Saturday, 6 February 2010


You were not a properly equipped child of the 60s if you didn't have

a collection of I-Spy books.
In black and white for 6d

or full colour for 1/-

 these were produced by Big Chief I-SPY 
at the News Chronicle Wigwam
in Bouverie Street, London E.C.4.

Actually Big Chief I-SPY moved about a bit over the years 
and could also be found at
Wigwam-by-the-Water, Upper Thames Street.
Anyway, all you needed to become a member of the I-Spy tribe
was sixpence, or 1/- or 2s.6d
depending on how early you were born
and then

you would receive an I-SPY membership pack with
a badge, (an Open Sesame to all kinds of places),
a Tally Card, and a Book of Secret Codes
for decoding messages in the News Chronicle & Daily Dispatch,
News Chronicle, or Daily Mail
again depending on your generation.
In one book there was even a secret sign 
but they seem to have dropped that later.

But of course the main point of all this 
was to be a member of a Great Tribe
of explorers, discoverers, trackers and spotters.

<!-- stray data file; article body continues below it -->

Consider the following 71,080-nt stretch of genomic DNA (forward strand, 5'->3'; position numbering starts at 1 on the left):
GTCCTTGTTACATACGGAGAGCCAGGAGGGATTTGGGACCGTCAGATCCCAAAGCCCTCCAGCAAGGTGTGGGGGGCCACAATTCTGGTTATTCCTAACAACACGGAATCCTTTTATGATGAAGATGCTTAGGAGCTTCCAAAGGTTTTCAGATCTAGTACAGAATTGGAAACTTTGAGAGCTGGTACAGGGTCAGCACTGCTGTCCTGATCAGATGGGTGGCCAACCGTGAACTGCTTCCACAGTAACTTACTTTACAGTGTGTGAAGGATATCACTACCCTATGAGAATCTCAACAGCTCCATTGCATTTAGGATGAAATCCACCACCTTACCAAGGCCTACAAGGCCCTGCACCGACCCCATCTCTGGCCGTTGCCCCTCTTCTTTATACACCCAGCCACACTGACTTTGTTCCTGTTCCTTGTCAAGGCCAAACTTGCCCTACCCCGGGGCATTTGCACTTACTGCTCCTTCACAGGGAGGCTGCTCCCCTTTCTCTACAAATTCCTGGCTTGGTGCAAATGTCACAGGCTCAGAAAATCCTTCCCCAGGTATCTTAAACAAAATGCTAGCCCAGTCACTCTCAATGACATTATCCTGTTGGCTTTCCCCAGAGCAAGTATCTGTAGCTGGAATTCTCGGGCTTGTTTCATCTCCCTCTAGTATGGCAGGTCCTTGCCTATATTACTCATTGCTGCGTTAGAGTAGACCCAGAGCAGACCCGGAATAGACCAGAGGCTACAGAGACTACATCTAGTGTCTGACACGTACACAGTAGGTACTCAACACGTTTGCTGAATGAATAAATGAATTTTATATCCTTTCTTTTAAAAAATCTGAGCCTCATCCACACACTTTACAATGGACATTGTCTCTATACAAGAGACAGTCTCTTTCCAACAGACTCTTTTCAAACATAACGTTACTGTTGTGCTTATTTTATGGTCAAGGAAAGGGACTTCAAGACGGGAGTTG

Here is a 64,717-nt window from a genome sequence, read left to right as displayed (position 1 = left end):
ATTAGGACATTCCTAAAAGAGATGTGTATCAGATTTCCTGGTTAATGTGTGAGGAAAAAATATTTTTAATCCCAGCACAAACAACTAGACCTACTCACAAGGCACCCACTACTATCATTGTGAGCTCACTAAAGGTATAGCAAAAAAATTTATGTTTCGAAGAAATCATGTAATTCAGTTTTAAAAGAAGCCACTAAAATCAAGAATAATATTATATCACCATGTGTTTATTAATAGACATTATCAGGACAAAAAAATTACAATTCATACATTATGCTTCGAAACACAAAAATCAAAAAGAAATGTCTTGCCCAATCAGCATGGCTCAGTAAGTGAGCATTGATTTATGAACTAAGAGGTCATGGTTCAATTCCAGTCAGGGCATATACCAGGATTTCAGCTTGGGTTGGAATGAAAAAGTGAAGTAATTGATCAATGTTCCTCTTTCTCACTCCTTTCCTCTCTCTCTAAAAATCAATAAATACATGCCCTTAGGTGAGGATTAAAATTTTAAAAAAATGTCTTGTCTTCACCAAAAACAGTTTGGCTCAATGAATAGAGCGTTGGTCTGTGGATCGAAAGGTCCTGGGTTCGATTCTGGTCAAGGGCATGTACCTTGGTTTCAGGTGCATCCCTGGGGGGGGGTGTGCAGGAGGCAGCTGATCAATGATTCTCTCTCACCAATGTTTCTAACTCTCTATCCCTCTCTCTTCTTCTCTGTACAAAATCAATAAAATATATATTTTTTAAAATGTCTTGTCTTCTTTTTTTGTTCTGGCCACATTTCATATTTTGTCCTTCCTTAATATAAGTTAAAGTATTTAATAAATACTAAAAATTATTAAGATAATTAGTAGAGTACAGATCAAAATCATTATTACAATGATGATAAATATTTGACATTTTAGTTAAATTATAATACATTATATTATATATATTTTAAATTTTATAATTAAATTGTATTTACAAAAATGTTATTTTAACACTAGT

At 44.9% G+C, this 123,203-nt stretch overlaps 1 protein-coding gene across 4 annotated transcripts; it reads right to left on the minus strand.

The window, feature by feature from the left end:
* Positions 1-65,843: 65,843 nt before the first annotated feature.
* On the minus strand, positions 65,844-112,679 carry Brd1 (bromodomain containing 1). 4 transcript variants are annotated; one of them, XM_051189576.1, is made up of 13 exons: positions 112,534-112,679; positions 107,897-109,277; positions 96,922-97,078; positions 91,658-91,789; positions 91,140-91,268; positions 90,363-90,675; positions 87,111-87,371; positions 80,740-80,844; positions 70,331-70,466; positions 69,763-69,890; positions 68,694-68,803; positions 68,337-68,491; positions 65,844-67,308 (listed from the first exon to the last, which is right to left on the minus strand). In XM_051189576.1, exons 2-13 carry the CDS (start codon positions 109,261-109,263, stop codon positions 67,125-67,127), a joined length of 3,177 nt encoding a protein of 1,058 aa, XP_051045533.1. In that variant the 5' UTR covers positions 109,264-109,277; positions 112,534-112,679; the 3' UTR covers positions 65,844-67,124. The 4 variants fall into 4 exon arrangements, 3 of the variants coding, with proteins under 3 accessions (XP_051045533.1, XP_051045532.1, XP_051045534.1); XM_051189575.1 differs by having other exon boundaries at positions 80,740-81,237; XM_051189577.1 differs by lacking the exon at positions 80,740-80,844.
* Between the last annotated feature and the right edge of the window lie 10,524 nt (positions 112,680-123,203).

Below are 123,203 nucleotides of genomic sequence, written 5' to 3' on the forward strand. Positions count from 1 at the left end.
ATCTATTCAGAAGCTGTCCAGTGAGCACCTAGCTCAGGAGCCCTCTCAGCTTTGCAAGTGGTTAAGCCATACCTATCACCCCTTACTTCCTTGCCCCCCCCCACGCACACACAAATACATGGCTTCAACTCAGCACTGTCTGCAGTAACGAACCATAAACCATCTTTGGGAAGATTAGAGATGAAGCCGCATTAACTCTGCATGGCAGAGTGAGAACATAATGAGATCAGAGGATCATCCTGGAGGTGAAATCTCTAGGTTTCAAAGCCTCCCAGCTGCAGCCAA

Between 5 and 30 points were awarded
depending on scarcity, for each entry.
A philosophical attitude was encouraged,

'Some days are better than other. You may get a run of blank ones. 
And then along comes a real red-letter day - 
you spot the very thing you've been wanting for months. 
And your score takes a great leap upwards.
Don't expect to be lucky EVERY day'.

Finally, when you reached 1,500 points your record was to be examined 
by a teacher or parent and signed off as being genuine,
before being sent in (with a 3d stamp for its return)
to claim your

Order of Merit, with the Big Chief's Seal.
I never got as far as this, even though 
I may well have been tempted to cheat a little with my spotting 
as I was not a very patient child.

  I heard on the radio this morning that
they have been re-issued by Michelin.
Now you must collect 1000 pints before you can join the club
and I don't think you get a badge or a secret code anymore
but it doesn't surprise me that these little books
could prove to be as enduring as their creator
Charles Warrell, who died when he was 106.


  1. But did you graduate on to "The Observer Books"?'s_Books

    Possibly, you have come across several references to me in one volume of this authoritative series. I believe it was "The Observer Book of Pond Life"

  2. My dear. I illustrated one of them - the Observer Book of Rocks and Minerals. Strange but true.

  3. A Renaissance woman, no less.